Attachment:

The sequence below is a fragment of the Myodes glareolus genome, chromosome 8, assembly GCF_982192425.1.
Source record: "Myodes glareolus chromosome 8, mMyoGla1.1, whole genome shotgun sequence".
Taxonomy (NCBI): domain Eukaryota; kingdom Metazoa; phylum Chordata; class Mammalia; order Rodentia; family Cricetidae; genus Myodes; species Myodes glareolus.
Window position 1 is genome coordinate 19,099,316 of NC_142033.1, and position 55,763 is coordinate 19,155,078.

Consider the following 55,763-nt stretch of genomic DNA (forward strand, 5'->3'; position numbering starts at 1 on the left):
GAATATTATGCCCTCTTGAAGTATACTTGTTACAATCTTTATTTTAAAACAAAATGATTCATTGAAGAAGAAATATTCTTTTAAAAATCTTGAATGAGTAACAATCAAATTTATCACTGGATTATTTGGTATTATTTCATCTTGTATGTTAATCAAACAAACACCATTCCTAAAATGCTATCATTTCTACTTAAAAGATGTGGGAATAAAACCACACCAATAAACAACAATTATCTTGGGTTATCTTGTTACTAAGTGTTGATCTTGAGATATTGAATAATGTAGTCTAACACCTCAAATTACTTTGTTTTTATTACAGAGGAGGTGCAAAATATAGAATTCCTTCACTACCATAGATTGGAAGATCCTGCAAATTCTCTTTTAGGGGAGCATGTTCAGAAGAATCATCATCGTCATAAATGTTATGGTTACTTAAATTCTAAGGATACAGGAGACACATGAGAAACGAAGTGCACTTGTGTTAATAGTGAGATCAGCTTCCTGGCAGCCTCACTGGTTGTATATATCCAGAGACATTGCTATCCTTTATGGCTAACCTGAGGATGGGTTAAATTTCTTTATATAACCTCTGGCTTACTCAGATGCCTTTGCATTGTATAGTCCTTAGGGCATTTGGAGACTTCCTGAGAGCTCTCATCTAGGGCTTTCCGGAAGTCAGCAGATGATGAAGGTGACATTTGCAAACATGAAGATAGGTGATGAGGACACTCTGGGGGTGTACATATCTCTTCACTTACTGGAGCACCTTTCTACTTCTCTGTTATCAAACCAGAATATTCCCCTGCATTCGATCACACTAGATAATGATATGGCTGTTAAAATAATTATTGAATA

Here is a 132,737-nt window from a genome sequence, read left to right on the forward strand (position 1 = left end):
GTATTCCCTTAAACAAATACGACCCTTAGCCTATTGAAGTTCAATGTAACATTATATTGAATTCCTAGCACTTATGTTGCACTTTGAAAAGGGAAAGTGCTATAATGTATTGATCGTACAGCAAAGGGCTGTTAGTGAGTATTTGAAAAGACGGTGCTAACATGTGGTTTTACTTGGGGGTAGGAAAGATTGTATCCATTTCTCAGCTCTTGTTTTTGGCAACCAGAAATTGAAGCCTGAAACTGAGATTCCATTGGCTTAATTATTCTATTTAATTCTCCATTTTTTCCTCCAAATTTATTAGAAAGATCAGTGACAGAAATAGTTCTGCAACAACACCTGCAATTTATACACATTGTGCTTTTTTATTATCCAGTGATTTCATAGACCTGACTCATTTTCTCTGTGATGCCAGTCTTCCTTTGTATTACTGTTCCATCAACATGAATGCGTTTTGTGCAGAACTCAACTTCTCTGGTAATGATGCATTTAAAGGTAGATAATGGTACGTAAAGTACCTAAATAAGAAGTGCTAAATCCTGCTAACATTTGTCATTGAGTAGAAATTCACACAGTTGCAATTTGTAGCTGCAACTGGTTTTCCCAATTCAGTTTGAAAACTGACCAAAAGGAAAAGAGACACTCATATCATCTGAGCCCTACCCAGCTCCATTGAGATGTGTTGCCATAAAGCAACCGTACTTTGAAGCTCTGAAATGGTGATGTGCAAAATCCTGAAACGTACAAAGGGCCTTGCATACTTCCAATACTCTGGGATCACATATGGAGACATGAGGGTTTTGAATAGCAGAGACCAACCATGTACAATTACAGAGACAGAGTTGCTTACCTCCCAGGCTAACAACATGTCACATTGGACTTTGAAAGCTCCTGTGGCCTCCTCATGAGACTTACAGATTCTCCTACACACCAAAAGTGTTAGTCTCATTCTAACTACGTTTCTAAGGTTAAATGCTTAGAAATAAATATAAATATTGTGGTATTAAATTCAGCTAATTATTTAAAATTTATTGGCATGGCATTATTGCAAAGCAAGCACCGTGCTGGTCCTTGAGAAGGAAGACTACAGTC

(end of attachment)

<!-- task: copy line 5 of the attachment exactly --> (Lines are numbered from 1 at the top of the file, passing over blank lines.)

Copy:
Consider the following 55,763-nt stretch of genomic DNA (forward strand, 5'->3'; position numbering starts at 1 on the left):